Words || Tamika Skelton
I loosely refer to you as Western Sydney, because sometimes people don’t know who you are.
I know who you are. You are grounded, staunch, resilient and multicultural. You are Community.
My journey away from you and back again is a slow and soothing ellipse between my two focal points. I know I’ve met your outstretched fingertips when the 611 finally pulls into the Stand L at the Blacktown Station bus interchange. Once I get back to you, I’m comfortable.
The surrounds are familiar; the bus stands are covered in graffiti, some of the glass is smashed in cracks and shatters and there’s gum on the seats. A few discarded zinger boxes lie from where they’ve been tossed around, with crows and magpies picking at left-over wicked wing bones. If you look beyond the rough exterior, you’ll see a bustling hub of connection.
From Stand L I can see the grass hill that leads to the overpass which carries the busses over the train line. It makes me think of my childhood; I would play on that hill with my brother as we waited with our mum for the bus. We couldn’t afford a car, so public transport was our only option. We didn’t care; we would race up that hill and slide down while waiting.
This is nostalgia.
Based on stereotypes and preconceived notions, Western Sydney has had postcode shame forced upon it. This is often built around an inherent class difference and its consequential misconceptions. I had enjoyed my Western Sydney bubble growing up, so this postcode shame wasn’t apparent to me until I joined Macquarie in 2013.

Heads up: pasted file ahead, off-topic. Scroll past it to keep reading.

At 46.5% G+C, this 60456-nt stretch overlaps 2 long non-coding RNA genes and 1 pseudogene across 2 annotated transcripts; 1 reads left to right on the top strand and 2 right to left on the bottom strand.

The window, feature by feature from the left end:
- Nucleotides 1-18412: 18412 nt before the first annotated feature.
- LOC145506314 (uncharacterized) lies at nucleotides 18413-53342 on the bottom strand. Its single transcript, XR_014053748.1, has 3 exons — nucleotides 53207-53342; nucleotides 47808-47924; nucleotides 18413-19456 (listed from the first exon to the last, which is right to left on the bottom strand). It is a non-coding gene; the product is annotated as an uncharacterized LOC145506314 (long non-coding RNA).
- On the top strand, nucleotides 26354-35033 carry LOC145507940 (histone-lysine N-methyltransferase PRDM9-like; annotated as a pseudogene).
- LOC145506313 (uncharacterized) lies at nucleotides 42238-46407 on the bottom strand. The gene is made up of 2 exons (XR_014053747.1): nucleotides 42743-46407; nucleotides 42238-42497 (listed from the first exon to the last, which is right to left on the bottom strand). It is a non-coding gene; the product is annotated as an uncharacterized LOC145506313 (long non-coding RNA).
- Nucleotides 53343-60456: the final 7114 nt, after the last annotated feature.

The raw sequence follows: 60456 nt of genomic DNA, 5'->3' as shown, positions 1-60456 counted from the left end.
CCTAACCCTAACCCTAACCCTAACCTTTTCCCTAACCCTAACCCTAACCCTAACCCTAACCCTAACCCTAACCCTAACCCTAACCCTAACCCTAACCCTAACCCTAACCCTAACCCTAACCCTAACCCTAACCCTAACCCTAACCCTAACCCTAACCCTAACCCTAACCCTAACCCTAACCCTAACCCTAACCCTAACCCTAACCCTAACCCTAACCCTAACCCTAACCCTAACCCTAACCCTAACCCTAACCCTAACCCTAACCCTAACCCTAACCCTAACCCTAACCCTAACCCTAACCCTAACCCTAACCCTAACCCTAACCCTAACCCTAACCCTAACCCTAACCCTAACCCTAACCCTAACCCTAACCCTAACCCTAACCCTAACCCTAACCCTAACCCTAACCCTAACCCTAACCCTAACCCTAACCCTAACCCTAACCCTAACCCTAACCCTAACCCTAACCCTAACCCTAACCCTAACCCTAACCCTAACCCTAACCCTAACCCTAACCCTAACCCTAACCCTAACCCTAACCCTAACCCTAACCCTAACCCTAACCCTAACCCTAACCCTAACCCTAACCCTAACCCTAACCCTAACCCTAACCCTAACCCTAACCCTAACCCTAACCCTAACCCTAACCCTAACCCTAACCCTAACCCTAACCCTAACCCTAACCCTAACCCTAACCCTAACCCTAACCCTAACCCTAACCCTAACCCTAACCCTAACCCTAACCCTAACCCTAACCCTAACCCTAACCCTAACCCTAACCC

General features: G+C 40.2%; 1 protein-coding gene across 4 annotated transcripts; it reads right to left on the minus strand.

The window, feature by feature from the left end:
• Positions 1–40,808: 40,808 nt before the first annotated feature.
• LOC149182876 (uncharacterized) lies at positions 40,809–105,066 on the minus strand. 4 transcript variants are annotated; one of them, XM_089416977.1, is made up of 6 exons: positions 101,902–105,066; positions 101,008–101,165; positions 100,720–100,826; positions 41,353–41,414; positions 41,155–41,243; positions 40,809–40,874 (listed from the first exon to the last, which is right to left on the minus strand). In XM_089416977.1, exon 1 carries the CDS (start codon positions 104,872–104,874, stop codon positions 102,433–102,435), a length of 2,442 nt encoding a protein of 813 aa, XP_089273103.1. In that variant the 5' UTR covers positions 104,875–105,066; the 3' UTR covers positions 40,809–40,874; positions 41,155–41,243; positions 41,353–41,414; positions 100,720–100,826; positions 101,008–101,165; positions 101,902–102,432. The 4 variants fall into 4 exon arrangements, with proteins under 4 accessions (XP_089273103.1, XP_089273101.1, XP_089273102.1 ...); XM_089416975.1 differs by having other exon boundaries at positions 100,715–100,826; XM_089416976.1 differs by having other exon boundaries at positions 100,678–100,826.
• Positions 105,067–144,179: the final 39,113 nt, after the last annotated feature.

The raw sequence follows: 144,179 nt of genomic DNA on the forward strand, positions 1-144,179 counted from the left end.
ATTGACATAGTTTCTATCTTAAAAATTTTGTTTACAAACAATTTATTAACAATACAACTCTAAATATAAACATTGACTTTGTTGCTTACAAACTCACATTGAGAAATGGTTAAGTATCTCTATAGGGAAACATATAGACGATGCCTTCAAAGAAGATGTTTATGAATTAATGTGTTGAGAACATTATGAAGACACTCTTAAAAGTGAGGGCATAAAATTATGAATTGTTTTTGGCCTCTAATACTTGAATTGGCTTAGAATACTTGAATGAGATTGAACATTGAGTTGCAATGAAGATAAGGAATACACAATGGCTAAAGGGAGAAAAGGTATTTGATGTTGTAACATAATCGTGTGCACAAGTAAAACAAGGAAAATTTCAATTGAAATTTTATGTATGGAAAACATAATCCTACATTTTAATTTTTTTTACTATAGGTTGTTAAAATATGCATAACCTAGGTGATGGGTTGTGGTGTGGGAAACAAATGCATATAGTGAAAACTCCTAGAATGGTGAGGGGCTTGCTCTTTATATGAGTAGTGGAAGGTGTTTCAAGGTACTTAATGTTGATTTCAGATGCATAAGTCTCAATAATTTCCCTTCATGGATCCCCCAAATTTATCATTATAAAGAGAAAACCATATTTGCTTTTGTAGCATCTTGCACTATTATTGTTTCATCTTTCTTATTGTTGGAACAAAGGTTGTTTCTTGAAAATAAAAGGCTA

I told someone I lived in Blacktown, and was shocked when they replied “Oh isn’t that the place with all the stabbings?”. I was initially confused – aren’t there violent attacks everywhere? I had certainly never had a violent experience, night or day, in my home neighbourhood, or walking down main street, or on the stroll to Westpoint shopping centre.
Western Sydney has the largest population of Aboriginal people in the whole country, which debunks stereotypes that we all live in the Northern Territory. Aboriginal people in Western Sydney come from all different Aboriginal nations around the country but have found community in the Western suburbs. The rest of Western Sydney come from all different nations too, we all exist here together. Showcased most vividly through the foods available within a ten-minute walk from the station. Ethiopian, Lebanese, Turkish, Persian, Chinese, Indian, Thai Vietnamese and Filipino and so much more. Food brings people together. It’s apparent when people sleeping rough are provided food by a variety of religious organisations, judgement free and open for all just outside the 7/11.
Since moving further west, I’ve learned that there’s even more beauty to be found. My train ride from Blacktown Station connects me back home. It is earmarked by that one place after Mt Druitt Station, and before St Marys. At the right time of day, the grey Kangaroos are there. In their mob, laying around and enjoying the last few remnants of the afternoon sun.
They aren’t always there, but I always look for them. They are a reminder of the connections of this land to people and to the animals.
As an Aboriginal woman, Western Sydney and Dharug land has gifted me community and has nurtured me through my upbringing off Country. When I acknowledge where I’m from, I acknowledge Dharug for nurturing me, as well as the bloodlines of my ancestors. I’m proud to be from Western Sydney, and to walk on Dharug land every day.
When you are on campus, you’re on the Wallumattagal / Wattamattagal lands of the Dharug nation. Take a moment to appreciate the Country you’re walking on, and the ancestors who have walked on this land, and cared for it before you. Take a breath, take a moment, and appreciate the beauty of this Country we all learn on.
Wherever you are in Australia, you are on Aboriginal land.
Thank you to community member Dr Jo Anne Rey for reviewing this contribution regarding her Country. You can learn more about Dharug land in Dr Rey’s new unit ABST102: Dharug Country: Presences, Places and People.